Subsistence Along the Coast

woman working on a seal skin
Once a seal has been harvested, local people spend long hours drying and curing the meat which will last them for the next year.

NPS Photo/Emily Mesner


For the people of Northwest Alaska, Cape Krusenstern National Monument is more than a vast, preserved wilderness – it’s the grocery store. For thousands of years, people have relied on the ocean, lagoons and tundra along the coast to provide the means for survival, and while even the most remote villages have a grocery store now, many people still turn to the land when deciding what’s for dinner.

Strips of meat hang from a wooden rack
Black strips of seal meat hang on a rack to dry at a summer subsistence camp.  The dark meat is rich in oil to fuel hard work and keep people warm in the arctic.

NPS Photo



Seal is a staple of coastal Inupiaq diets, and bearded seals (ugruk in Inupiaq) and ringed seals are widely hunted along the coast. Seal hunting requires specialized equipment and a great deal of skill. Even with modern technology, seal hunting can be a dangerous business, especially as the climate grows warmer and sea ice grows thinner and less predictable. Historically, seals were hunted with harpoons from open, wood frame boats called umiaqs, but today hunters typically use rifles and motor boats. Some hunters, however, still use the traditional kayaks and harpoons to hunt in the ocean.

The Inupiaq use every part of the seal. Seal oil, meat and blubber are key ingredients in many traditional foods, and the skin is still used to make footwear. Traditionally, skins were also used to cover boats and make rope, snowshoe webbing and dog harnesses. Ringed seals were cleaned, turned inside out, inflated and tied off at the end to make a seal poke, a storage container used to store seal oil or blubber.


Alaska Natives are allowed to hunt whales by the International Whaling Commission, and beluga whales are an important part of the local diet and culture. Whale hunting is a communal activity, and even a small whale is large enough to feed many families, so the whale hunt is typically accompanied by thanks, celebration, and distribution of the meat.

As with the seal, all parts of the whale are used. Muktuk, the skin and outer layer of blubber is eaten raw, and is a popular traditional food and an excellent source of vitamins C and D. Meat is cut into either cubes or thin strips, frozen and eaten raw, and the bones are used for carving and artwork.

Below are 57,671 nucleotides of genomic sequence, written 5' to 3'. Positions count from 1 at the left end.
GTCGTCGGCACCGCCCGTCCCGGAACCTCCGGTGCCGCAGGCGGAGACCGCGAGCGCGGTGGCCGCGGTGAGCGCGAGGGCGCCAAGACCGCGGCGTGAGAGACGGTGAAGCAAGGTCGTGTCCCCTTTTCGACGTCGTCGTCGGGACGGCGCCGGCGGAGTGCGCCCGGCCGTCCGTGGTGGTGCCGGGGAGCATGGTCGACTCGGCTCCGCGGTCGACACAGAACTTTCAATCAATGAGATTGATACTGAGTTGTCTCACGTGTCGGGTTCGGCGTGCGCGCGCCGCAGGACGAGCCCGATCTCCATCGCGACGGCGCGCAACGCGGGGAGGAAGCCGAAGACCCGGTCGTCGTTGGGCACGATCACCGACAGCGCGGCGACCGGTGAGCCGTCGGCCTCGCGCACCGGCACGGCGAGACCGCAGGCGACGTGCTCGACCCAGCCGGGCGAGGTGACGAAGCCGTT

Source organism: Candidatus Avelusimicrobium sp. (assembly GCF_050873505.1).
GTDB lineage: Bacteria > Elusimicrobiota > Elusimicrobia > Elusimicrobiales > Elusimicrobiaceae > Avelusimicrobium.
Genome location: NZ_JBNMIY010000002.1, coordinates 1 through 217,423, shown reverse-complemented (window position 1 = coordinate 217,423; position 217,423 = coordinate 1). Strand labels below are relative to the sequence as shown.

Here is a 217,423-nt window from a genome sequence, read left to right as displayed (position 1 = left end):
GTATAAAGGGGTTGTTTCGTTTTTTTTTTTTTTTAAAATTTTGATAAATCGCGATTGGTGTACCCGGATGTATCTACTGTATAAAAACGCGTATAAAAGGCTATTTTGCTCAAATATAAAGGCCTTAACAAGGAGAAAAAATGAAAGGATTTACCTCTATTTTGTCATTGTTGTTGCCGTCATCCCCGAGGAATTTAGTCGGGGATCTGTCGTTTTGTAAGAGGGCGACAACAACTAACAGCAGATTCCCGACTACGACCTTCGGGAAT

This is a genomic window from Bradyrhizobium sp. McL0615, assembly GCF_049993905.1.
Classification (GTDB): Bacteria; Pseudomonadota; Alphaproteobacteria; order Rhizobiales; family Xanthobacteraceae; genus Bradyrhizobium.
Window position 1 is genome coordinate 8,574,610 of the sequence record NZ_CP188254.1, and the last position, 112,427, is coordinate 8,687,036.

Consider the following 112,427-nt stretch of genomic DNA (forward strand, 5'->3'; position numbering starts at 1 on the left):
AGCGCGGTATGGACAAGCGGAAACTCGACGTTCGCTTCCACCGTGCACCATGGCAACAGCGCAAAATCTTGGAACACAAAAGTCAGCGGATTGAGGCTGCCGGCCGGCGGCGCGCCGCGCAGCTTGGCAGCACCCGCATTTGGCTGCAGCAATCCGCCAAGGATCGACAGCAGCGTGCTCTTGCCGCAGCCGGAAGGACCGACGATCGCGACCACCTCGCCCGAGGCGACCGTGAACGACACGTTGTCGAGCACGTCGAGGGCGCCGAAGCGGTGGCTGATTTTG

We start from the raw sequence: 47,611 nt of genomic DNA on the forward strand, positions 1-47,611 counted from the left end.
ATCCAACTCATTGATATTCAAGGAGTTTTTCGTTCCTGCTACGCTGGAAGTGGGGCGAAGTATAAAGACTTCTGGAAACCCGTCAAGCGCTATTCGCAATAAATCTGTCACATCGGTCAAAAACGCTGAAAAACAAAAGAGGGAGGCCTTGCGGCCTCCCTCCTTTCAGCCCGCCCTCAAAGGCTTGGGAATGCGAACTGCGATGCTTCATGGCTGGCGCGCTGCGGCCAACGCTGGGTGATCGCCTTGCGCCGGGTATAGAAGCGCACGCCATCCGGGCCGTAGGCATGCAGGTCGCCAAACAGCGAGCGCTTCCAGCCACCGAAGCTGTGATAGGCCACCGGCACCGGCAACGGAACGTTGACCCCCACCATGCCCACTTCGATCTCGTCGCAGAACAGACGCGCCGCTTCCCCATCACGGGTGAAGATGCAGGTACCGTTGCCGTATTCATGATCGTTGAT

Seal and whale hunting were a key part of the traditional trade network throughout the area. Seal oil and muktuk were sent up river in exchange for wood, caribou furs and dried fish. Although the local economy has changed substantially in modern times, people still frequently trade marine resources with the inland villages along the Kobuk and Noatak Rivers.

fish nets hanging on a drying rack
Gill nets such as these are used to fish along the coast.

NPS Photo/Linda Jeschke


Fishing is the most common subsistence practice along the coast, and is done year round. During the winter, sheefish are caught through the ice using nets or a hook and line jig, and the herring run as the sea ice breaks up. During the summer, chum salmon and whitefish, as well as Arctic char, grayling, Dolly Varden and cod, are caught in nets along the coast and in the more sheltered coastal lagoons.

Fish is an important source of food for both humans and dogs, and is dried, smoked, frozen or fermented to last through the leaner months. Many families spend their summers at fish camps along the coast, maintaining their nets and cutting and drying fish. Wood frames hung with drying salmon and whitefish are a common sight along the beaches during the warm months.

caribou walking on sea ice
Part of the Western Arctic Caribou Herd walking along the sea ice off the coast of Cape Krusenstern National Monument.

NPS Photo/Cait Johnson


Although the ocean provides the majority of the food gathered along the coast, the tundra is another important source of food. The sheltered lagoons and tundra along the coast of Cape Krusentern National Monument are an important breeding grounds for waterfowl. Dozens of species of ducks and geese migrate to the coast every spring to lay their eggs. Locals gather duck, goose and gull eggs from nests on the tundra and hunt ducks and other waterfowl for meat. Portions of the vast regional caribou herd travel through Cape Krusenstern National Monument on their yearly migration. Moose and muskoxen are also popular sources of meat and hides. Wolves, wolverines, foxes, muskrats and arctic hares are hunted or trapped for their fur, which is used to make hats and ruffs on parkas.

During the short summer, the tundra is abloom with wild plants and berries. Eskimo potato (masru), sourdock greens (a rhubarb-like plant), and wild celery are picked during late spring and early summer. In July, fireweed turns the tundra pink before giving way to a profusion of berries in August and September. Salmonberries (aqpik), blueberries, crowberries and cranberries all grow wild, and in late summer, the tundra is dotted with families picking gallons of berries.

Many tundra plants are still used for medicinal purposes. Stinkweed, willow bark, fireweed, angelica, coltsfoot, horsetail and blueberry leaves are made into salves, poultices and oils that disinfect cuts, treat colds and cure headaches.

In Northwest Alaska, subsistence is more than tradition– it’s the cultural identity of the people who live there. Subsistence requires an intimate knowledge of the land, ocean, animals and weather that can’t be fully captured in words. Knowledge of the land and its bounty have been passed down for generations and continues to live on in the modern Inupiaq people of the coast.

Last updated: August 6, 2016

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